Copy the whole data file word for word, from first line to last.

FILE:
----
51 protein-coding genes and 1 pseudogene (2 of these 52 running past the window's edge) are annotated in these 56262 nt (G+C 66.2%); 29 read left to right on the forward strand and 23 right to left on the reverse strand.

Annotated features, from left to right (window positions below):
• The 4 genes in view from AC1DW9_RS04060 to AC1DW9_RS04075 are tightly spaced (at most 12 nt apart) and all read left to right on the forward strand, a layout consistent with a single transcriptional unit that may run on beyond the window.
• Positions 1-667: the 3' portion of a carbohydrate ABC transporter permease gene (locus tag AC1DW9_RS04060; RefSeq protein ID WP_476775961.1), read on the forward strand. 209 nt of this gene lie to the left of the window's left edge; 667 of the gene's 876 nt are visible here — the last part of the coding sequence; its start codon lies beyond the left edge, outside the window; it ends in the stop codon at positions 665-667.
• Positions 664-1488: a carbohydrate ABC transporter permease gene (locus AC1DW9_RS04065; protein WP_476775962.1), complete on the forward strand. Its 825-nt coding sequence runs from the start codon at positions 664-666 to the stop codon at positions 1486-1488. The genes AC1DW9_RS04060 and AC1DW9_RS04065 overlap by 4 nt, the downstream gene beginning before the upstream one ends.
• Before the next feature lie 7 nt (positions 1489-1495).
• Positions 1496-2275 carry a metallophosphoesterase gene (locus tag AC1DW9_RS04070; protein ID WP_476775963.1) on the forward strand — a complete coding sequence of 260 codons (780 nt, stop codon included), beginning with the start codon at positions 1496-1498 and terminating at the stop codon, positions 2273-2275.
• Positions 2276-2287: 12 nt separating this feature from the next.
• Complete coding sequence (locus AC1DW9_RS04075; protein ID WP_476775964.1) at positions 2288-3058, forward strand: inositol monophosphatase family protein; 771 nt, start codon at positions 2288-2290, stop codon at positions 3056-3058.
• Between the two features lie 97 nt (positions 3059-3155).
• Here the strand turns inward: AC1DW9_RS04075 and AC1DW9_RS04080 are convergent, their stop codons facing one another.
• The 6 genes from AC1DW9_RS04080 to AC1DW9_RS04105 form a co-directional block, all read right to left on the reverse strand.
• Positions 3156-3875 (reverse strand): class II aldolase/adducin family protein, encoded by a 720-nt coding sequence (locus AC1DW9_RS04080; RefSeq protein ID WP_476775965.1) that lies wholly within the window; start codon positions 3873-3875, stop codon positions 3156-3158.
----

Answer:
51 protein-coding genes and 1 pseudogene (2 of these 52 running past the window's edge) are annotated in these 56262 nt (G+C 66.2%); 29 read left to right on the forward strand and 23 right to left on the reverse strand.

Annotated features, from left to right (window positions below):
• The 4 genes in view from AC1DW9_RS04060 to AC1DW9_RS04075 are tightly spaced (at most 12 nt apart) and all read left to right on the forward strand, a layout consistent with a single transcriptional unit that may run on beyond the window.
• Positions 1-667: the 3' portion of a carbohydrate ABC transporter permease gene (locus tag AC1DW9_RS04060; RefSeq protein ID WP_476775961.1), read on the forward strand. 209 nt of this gene lie to the left of the window's left edge; 667 of the gene's 876 nt are visible here — the last part of the coding sequence; its start codon lies beyond the left edge, outside the window; it ends in the stop codon at positions 665-667.
• Positions 664-1488: a carbohydrate ABC transporter permease gene (locus AC1DW9_RS04065; protein WP_476775962.1), complete on the forward strand. Its 825-nt coding sequence runs from the start codon at positions 664-666 to the stop codon at positions 1486-1488. The genes AC1DW9_RS04060 and AC1DW9_RS04065 overlap by 4 nt, the downstream gene beginning before the upstream one ends.
• Before the next feature lie 7 nt (positions 1489-1495).
• Positions 1496-2275 carry a metallophosphoesterase gene (locus tag AC1DW9_RS04070; protein ID WP_476775963.1) on the forward strand — a complete coding sequence of 260 codons (780 nt, stop codon included), beginning with the start codon at positions 1496-1498 and terminating at the stop codon, positions 2273-2275.
• Positions 2276-2287: 12 nt separating this feature from the next.
• Complete coding sequence (locus AC1DW9_RS04075; protein ID WP_476775964.1) at positions 2288-3058, forward strand: inositol monophosphatase family protein; 771 nt, start codon at positions 2288-2290, stop codon at positions 3056-3058.
• Between the two features lie 97 nt (positions 3059-3155).
• Here the strand turns inward: AC1DW9_RS04075 and AC1DW9_RS04080 are convergent, their stop codons facing one another.
• The 6 genes from AC1DW9_RS04080 to AC1DW9_RS04105 form a co-directional block, all read right to left on the reverse strand.
• Positions 3156-3875 (reverse strand): class II aldolase/adducin family protein, encoded by a 720-nt coding sequence (locus AC1DW9_RS04080; RefSeq protein ID WP_476775965.1) that lies wholly within the window; start codon positions 3873-3875, stop codon positions 3156-3158.